Ray Umashankar isn’t in the habit of taking “no” for an answer. After having a total hip replacement surgery nearly 10 years ago, he was told that in the best-case scenario, he’d walk with a cane for the rest of his life.
A little more than a year after the surgery, Umashankar and his wife hiked the Grand Canyon.
In the same vein, Umashankar didn’t let the vastness of the sex trafficking problem in India stop him from helping his daughter tackle the issue.
After 33 years at the UA, Umashankar is retiring this May from his position as the assistant dean of the College of Engineering, with the hope of spending his retirement helping women affected by sex trafficking in India.
As the assistant dean, Umashankar tackles problems with an engineer’s mindset, breaking problems down into smaller pieces and finding solutions from there.
“While I realized the problem was huge, I felt that in my entire lifetime, if I made a difference in the life of one girl, it would still be worth it,” he said.
In 2006, Umashankar helped his daughter and UA alumna Nita Umashankar start the Achieving Sustainable Social Equality through Technology India Foundation. ASSET aims to educate the children of sex workers and provide them with the skills to acquire jobs that will keep them out of the sex trade industry.
After graduating from the UA, Nita Umashankar spent a year in India. While there, she saw how vulnerable women were, especially those neglected, abused or involved in the sex trade.
“Exposure to strong women who’ve been through a lot in India piqued my interest in this,” she said.
When she returned and told her parents about her experience, her father assisted her in starting ASSET.
“He’s been completely instrumental in making this happen,” she continued. “He is the driving force.”
Through the foundation, the two of them network, create partnerships, envision projects and raise awareness.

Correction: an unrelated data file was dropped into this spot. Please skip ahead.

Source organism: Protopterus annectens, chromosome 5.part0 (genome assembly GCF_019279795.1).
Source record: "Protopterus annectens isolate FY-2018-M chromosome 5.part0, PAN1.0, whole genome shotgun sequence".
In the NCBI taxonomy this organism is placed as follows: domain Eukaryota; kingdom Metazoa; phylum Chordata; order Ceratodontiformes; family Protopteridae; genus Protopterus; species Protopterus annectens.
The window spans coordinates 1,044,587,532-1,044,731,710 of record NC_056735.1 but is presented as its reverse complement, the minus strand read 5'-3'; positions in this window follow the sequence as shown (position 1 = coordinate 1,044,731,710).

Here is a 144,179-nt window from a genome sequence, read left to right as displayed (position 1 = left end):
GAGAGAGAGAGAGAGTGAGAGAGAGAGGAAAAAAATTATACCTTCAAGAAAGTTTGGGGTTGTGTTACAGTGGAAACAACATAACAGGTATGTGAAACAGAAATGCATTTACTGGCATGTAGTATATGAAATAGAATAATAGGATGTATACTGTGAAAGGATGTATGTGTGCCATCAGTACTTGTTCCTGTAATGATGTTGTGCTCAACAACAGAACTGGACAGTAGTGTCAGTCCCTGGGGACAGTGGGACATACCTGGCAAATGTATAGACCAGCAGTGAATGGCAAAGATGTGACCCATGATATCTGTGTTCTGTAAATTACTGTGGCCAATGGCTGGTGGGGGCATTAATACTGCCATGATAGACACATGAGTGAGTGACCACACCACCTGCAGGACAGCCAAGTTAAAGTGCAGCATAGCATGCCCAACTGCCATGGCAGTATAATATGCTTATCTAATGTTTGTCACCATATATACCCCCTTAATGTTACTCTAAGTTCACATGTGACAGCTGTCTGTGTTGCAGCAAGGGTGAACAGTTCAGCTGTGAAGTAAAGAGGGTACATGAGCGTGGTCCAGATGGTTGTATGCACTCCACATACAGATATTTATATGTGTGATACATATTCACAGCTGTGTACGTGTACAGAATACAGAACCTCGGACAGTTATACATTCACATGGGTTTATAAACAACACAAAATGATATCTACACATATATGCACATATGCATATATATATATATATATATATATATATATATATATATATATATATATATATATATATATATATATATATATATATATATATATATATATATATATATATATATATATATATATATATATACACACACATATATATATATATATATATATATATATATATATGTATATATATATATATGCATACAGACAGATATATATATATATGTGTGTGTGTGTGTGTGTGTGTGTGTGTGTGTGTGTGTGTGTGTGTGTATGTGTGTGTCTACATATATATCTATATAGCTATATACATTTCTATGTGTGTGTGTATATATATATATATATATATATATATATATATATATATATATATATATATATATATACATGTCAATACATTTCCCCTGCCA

According to Umashankar, many of the non-government organizations that are working to rescue women from sex trafficking don’t provide adequate services. They teach women how to sew or sell vegetables, which leads to low-paying jobs.
ASSET focuses on teaching women computer skills, since technology-related jobs are in high demand, he said. Through ASSET, they have placed more than 600 women in jobs, and others have gone on to pursue degrees in higher education.
Umashankar is working with the Stanford Global Entrepreneurship Marketing class on a semester-long project to promote ASSET.
According to Richard Esplin, one of the student team leaders in the GEM class, the class aims to teach students how to execute their ideas in a market. His team is working on marketing presentations for ASSET’s Business Process Outsourcing Center project in Forbesganj, Bihar, India, which will be staffed by women from the sex trafficking industry.
Umashankar had to pitch his project and ideas to the class, hoping a team would be interested enough to choose him.
“Fundamentally, it’s about changing the world in a positive way,” Esplin said. “My teammates are all from India, and they know firsthand about the problem that Ray’s trying to solve.”
The use of technology to address the issue is another aspect that interested Esplin in Umashankar’s project. Umashankar has faced many technical challenges in creating ASSET, but he’s already overcome many of them, such as building his own wireless network and investing in innovative energy solutions, according to Esplin.
“I’m just really impressed with a guy who sees a need and doesn’t say that it’s too hard a problem to solve,” Esplin said. “Ray went out and helped solve the problem.”
Umashankar works closely with partner organizations in India and the families of women in the program to discover how best to help. He said he approaches the situation not as someone set in his plans, but as a collaborator.
“If I’m raising funds, I have a moral responsibility that those funds are being spent wisely,” Umashankar said.
Besides working on their BPOC project, Umashankar and his daughter both expressed the importance of raising awareness about the issue.
“It is a huge global problem,” Umashankar said. “A trafficker who used to sell guns said, ‘A gun you can sell only once. A girl you can sell over and over again.’ To me that is absolutely shocking. I shudder when I think of that.”
For Umashankar, the time and effort he’s put into the foundation and helping these women has been completely worth it.
“It’s a tremendous joy to give back,” Umashankar said. “To be able to make a difference in the life of a young person and in your own lifetime see those changes is probably the greatest thing I’ve ever experienced.”